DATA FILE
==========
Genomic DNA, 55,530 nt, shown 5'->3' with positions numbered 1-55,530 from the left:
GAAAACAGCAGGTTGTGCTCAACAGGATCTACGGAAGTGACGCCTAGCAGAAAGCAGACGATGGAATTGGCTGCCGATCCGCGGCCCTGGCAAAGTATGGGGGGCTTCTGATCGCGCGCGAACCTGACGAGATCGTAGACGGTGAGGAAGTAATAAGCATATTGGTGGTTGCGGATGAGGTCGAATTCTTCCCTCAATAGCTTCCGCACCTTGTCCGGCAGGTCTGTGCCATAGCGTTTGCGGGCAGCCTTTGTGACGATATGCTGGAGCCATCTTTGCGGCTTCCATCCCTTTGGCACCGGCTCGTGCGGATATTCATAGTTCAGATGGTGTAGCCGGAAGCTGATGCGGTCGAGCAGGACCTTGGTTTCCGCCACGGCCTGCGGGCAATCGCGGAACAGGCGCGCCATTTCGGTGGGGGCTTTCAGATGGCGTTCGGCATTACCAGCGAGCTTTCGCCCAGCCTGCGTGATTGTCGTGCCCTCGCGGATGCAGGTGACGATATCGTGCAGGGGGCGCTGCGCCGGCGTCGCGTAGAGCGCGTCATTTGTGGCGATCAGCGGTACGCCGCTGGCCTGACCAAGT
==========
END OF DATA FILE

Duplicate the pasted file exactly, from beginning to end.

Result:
Genomic DNA, 55,530 nt, shown 5'->3' with positions numbered 1-55,530 from the left:
GAAAACAGCAGGTTGTGCTCAACAGGATCTACGGAAGTGACGCCTAGCAGAAAGCAGACGATGGAATTGGCTGCCGATCCGCGGCCCTGGCAAAGTATGGGGGGCTTCTGATCGCGCGCGAACCTGACGAGATCGTAGACGGTGAGGAAGTAATAAGCATATTGGTGGTTGCGGATGAGGTCGAATTCTTCCCTCAATAGCTTCCGCACCTTGTCCGGCAGGTCTGTGCCATAGCGTTTGCGGGCAGCCTTTGTGACGATATGCTGGAGCCATCTTTGCGGCTTCCATCCCTTTGGCACCGGCTCGTGCGGATATTCATAGTTCAGATGGTGTAGCCGGAAGCTGATGCGGTCGAGCAGGACCTTGGTTTCCGCCACGGCCTGCGGGCAATCGCGGAACAGGCGCGCCATTTCGGTGGGGGCTTTCAGATGGCGTTCGGCATTACCAGCGAGCTTTCGCCCAGCCTGCGTGATTGTCGTGCCCTCGCGGATGCAGGTGACGATATCGTGCAGGGGGCGCTGCGCCGGCGTCGCGTAGAGCGCGTCATTTGTGGCGATCAGCGGTACGCCGCTGGCCTGACCAAGT